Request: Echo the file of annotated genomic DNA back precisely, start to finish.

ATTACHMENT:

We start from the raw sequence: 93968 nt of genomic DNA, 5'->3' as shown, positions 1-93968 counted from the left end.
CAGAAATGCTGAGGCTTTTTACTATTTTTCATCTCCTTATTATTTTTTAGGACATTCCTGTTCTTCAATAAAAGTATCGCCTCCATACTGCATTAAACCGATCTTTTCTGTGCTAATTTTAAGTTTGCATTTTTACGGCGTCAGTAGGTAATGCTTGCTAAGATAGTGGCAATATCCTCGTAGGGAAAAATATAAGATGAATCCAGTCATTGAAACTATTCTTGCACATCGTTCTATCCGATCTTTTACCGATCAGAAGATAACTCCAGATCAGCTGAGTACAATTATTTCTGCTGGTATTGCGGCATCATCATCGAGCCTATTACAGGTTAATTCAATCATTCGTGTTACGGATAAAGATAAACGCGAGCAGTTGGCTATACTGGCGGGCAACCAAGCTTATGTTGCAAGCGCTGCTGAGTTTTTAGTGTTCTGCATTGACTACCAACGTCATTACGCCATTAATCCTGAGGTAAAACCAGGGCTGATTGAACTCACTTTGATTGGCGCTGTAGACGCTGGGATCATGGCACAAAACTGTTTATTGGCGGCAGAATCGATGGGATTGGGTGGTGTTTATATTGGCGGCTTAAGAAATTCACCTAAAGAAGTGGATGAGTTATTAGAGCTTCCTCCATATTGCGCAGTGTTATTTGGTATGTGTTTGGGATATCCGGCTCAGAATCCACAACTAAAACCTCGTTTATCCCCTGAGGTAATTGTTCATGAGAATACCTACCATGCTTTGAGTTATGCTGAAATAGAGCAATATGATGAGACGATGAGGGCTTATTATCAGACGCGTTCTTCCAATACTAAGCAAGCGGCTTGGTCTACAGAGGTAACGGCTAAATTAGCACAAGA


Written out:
We start from the raw sequence: 93968 nt of genomic DNA, 5'->3' as shown, positions 1-93968 counted from the left end.
CAGAAATGCTGAGGCTTTTTACTATTTTTCATCTCCTTATTATTTTTTAGGACATTCCTGTTCTTCAATAAAAGTATCGCCTCCATACTGCATTAAACCGATCTTTTCTGTGCTAATTTTAAGTTTGCATTTTTACGGCGTCAGTAGGTAATGCTTGCTAAGATAGTGGCAATATCCTCGTAGGGAAAAATATAAGATGAATCCAGTCATTGAAACTATTCTTGCACATCGTTCTATCCGATCTTTTACCGATCAGAAGATAACTCCAGATCAGCTGAGTACAATTATTTCTGCTGGTATTGCGGCATCATCATCGAGCCTATTACAGGTTAATTCAATCATTCGTGTTACGGATAAAGATAAACGCGAGCAGTTGGCTATACTGGCGGGCAACCAAGCTTATGTTGCAAGCGCTGCTGAGTTTTTAGTGTTCTGCATTGACTACCAACGTCATTACGCCATTAATCCTGAGGTAAAACCAGGGCTGATTGAACTCACTTTGATTGGCGCTGTAGACGCTGGGATCATGGCACAAAACTGTTTATTGGCGGCAGAATCGATGGGATTGGGTGGTGTTTATATTGGCGGCTTAAGAAATTCACCTAAAGAAGTGGATGAGTTATTAGAGCTTCCTCCATATTGCGCAGTGTTATTTGGTATGTGTTTGGGATATCCGGCTCAGAATCCACAACTAAAACCTCGTTTATCCCCTGAGGTAATTGTTCATGAGAATACCTACCATGCTTTGAGTTATGCTGAAATAGAGCAATATGATGAGACGATGAGGGCTTATTATCAGACGCGTTCTTCCAATACTAAGCAAGCGGCTTGGTCTACAGAGGTAACGGCTAAATTAGCACAAGA